OP/ED: How Important Is Interning?

OP/ED: How Important Is Interning?

When one first chooses what they want to do with their career, they oftentimes look at the overall work required to reach their goal. More often than not this work includes interning. The stepping stone that leaves interns feeling overworked, underappreciated and rarely paid.

These are just a few thoughts I took in mind when declaring my major a few years back. I knew that I would have to get real world experience at some point and I luckily landed amazing internships at Marie Claire and Seventeen, and Cosmopolitan magazines, respectively.

But where did the idea of interning first come from? Why do so many young hopefuls decide to make the conscious decision of doing sometimes years of grunt work for companies in hopes of getting hired?

It all started in the middle ages. In the trade guilds of 11th century England, a worker would actually pay to learn under a master in any trade like sculpting and printmaking. These apprenticeships would often times last several years and apprentices would start as early as age 16. As the industrial revolution of the 18th century began, apprenticeships started to die out and the modern intern took it’s place.

The intern world is often-times hard to navigate and an extremely grueling process. And it definitely isn’t for the faint hearted. Now, I had always known that I was more fit for editorial journalism, as I find writing news articles to be difficult.

The word Intern was previously used in the medical profession to describe someone who had a degree but did not have a license to practice. The term then migrated over to the political field where the word was used as an alternative for the term apprentice. Internships first served as a way for students to explore different career options as college could sometimes be a little confusing when choosing a field to go into.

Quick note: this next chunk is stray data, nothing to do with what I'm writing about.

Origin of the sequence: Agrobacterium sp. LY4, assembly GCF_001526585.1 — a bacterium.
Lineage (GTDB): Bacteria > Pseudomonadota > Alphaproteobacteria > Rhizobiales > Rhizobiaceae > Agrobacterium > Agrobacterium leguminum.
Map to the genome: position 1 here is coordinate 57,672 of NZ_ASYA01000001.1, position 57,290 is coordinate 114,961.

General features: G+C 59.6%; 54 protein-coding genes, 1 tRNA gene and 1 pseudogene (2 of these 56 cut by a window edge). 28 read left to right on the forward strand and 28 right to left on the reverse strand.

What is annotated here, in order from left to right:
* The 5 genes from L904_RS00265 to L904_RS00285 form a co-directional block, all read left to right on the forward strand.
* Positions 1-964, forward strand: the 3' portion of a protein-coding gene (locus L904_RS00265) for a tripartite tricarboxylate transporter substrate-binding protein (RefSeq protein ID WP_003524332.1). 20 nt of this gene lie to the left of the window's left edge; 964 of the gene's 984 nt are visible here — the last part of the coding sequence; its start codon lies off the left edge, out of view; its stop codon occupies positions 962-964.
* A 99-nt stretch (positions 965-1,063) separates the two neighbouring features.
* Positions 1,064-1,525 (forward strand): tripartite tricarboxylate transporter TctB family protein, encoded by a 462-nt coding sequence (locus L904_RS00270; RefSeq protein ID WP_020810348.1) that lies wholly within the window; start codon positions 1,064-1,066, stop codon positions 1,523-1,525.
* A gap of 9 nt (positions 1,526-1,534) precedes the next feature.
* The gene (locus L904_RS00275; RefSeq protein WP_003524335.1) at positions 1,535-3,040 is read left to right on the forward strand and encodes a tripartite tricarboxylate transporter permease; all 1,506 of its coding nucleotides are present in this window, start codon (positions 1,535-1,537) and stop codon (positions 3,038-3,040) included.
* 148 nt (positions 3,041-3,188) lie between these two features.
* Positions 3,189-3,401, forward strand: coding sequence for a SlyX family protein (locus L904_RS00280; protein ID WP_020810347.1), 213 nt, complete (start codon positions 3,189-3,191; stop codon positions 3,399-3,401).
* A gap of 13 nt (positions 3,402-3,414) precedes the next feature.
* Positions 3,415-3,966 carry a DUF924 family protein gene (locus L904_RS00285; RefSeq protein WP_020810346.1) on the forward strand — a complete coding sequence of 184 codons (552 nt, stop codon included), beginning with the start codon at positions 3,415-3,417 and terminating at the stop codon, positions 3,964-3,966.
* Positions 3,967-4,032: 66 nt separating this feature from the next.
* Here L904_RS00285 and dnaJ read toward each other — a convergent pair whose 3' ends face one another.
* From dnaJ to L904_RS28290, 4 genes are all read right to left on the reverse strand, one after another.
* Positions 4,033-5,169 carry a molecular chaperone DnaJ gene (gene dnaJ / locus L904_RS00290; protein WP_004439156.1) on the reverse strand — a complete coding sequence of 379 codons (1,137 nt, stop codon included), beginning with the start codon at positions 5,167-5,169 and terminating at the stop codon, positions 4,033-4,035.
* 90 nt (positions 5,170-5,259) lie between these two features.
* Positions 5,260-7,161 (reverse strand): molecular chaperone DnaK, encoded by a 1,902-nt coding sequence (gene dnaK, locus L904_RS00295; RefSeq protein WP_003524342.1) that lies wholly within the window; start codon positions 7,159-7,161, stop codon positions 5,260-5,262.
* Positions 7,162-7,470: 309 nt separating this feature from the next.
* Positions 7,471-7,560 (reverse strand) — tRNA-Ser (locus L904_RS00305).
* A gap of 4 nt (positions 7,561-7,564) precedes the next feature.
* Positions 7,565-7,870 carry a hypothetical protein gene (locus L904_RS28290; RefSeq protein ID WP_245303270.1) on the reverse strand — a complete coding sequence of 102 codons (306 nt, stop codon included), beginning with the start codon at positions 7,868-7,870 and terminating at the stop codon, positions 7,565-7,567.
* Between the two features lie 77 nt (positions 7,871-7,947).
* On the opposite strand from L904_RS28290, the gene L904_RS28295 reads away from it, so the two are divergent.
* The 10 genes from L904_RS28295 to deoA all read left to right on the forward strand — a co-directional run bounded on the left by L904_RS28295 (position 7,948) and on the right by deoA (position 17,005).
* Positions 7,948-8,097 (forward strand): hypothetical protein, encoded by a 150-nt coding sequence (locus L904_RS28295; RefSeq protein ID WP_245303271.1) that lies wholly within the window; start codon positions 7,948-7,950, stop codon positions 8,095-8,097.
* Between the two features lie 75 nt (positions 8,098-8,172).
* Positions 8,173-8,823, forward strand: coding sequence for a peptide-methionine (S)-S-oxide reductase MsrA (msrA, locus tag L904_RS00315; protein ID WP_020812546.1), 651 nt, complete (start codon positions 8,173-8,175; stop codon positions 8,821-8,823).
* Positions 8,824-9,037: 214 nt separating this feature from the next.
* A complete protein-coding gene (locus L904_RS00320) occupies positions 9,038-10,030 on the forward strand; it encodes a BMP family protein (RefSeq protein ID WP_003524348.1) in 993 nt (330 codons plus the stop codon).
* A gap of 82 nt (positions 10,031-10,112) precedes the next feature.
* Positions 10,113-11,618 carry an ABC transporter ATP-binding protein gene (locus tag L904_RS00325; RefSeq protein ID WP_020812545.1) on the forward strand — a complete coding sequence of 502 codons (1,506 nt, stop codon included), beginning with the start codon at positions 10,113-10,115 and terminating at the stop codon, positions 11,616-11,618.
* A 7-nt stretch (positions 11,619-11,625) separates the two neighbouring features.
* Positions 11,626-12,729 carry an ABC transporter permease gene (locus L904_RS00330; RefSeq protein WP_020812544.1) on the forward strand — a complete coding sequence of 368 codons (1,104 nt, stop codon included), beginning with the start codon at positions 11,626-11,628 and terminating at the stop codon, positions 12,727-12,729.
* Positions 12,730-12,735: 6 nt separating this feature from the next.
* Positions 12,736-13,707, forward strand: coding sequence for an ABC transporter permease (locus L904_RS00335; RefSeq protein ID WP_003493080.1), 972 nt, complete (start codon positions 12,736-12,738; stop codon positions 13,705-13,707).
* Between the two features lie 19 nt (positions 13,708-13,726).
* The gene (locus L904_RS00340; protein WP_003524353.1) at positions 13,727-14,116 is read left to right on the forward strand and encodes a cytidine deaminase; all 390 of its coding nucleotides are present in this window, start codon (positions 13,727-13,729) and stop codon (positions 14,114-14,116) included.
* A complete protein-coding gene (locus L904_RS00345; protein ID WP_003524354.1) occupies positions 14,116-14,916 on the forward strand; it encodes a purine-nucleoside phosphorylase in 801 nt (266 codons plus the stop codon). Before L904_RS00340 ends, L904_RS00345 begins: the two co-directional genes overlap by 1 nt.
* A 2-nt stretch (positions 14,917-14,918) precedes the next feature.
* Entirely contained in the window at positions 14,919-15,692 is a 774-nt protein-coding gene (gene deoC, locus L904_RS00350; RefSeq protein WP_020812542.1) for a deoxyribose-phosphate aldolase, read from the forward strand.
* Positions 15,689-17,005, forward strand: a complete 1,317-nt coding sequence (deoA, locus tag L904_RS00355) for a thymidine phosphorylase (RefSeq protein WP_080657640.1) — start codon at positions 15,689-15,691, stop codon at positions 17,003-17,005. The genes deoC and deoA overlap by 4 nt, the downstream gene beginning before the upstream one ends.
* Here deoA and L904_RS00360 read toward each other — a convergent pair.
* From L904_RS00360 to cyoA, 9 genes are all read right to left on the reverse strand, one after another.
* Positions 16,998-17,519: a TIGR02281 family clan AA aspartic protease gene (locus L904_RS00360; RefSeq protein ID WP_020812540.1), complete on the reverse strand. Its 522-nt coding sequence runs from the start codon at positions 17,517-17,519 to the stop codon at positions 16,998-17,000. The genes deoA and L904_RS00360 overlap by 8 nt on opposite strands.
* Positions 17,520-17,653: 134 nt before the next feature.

Recently an esteemed fashion editor and stylist sat down with the interns (myself included) to have a heart to heart, to offer some of his advice and career lessons he’s learned over the years. He stressed to us that you cannot rush the process of getting from you are to where you want to go. Currently for Comso and Seventeen, I am a fashion intern. Which means checking in clothing samples, keeping a close eye on the room full of clothes known as “The Closet.”

The process he was referring is a familiar one  where someone aspiring to be in the fashion world works under an established stylist or editor until they can start styling or editing on their own. Then from there it’s a lot of tactical work to grow a clientele and a fan base (social media is crucial).

And that’s where I am now, training one side of the fashion industry but preparing to enter another to see all aspects of where my career could take me. A process that shouldn’t be rushed.

Modern internships did not develop until the 60s and remained mostly unpopular until the late 70s and 80s. Internships today also serve as a recruiting tool. For instance, the current assistant fashion editor for Cosmo and Seventeen interned at Cosmo just over a year ago. It’s also a great way to network. A lot of young people can now enter their field with a full list of references and contacts.

Colleges then took the lead with internships, making them more appealing by offering course credit and advisers pushed internships as a way of getting ahead in the competition for jobs.

And it seems to be working.

Bill Gates was once a congressional page, Oprah Winfrey interned at CBS during her college years and Brian Williams was an intern for the Jimmy Carter administration. And of course, who can forget Monica Lewinsky who was just an intern when her affair with President Bill Clinton went public.
One thing I’ve definitely learned from this process is that everything is less glamorous behind the scenes. In order to be an intern and good one, one has to really love what they’re doing or choosing to do.  It hasn’t been easy but interning is the framework of today’s professionals.